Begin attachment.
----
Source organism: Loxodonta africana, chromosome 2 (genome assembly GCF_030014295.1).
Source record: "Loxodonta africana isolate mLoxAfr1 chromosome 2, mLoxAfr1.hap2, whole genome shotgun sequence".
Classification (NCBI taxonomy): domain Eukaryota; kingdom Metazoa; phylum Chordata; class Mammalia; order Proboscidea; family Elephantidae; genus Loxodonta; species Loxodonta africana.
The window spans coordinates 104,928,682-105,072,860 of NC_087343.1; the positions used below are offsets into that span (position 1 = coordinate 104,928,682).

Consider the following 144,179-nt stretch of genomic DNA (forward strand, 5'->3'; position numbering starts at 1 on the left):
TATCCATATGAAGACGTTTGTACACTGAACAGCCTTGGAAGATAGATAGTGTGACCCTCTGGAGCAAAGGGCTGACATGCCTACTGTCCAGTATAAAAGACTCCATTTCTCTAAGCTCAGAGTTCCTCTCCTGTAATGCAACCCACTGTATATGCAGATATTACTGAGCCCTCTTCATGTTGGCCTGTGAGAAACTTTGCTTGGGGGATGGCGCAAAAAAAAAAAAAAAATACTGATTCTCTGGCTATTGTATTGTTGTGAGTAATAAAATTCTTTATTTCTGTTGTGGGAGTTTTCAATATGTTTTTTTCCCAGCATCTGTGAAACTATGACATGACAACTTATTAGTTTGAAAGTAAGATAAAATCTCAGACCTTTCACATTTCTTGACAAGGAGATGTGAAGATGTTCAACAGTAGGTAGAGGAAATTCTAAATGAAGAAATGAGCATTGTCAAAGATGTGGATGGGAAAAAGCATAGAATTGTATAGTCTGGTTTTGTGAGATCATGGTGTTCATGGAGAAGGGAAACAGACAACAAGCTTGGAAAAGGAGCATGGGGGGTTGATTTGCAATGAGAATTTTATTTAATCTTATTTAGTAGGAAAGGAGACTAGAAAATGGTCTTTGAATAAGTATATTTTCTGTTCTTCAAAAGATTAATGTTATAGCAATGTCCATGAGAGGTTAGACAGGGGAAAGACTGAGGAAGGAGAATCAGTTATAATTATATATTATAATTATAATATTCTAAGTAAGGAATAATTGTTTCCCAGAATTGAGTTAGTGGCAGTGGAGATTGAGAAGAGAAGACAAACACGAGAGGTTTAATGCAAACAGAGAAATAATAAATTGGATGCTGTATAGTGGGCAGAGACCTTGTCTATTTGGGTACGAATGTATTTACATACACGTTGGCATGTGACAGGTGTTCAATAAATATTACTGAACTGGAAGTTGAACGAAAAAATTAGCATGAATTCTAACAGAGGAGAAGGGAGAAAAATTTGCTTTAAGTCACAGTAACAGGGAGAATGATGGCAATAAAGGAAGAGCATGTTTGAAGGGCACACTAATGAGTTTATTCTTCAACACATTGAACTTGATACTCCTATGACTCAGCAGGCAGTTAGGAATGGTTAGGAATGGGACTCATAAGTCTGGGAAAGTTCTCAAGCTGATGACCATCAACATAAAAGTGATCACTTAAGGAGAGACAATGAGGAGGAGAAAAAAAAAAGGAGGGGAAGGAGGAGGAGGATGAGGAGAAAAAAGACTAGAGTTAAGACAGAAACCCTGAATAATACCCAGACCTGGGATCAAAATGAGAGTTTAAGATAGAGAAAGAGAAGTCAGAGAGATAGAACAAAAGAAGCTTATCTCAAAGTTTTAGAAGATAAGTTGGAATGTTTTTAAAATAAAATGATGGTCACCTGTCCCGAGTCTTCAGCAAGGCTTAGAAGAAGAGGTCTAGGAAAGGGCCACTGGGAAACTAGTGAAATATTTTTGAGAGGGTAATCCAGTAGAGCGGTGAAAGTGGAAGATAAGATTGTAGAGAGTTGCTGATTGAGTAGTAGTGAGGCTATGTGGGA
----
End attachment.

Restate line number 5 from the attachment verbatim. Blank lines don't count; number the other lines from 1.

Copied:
Consider the following 144,179-nt stretch of genomic DNA (forward strand, 5'->3'; position numbering starts at 1 on the left):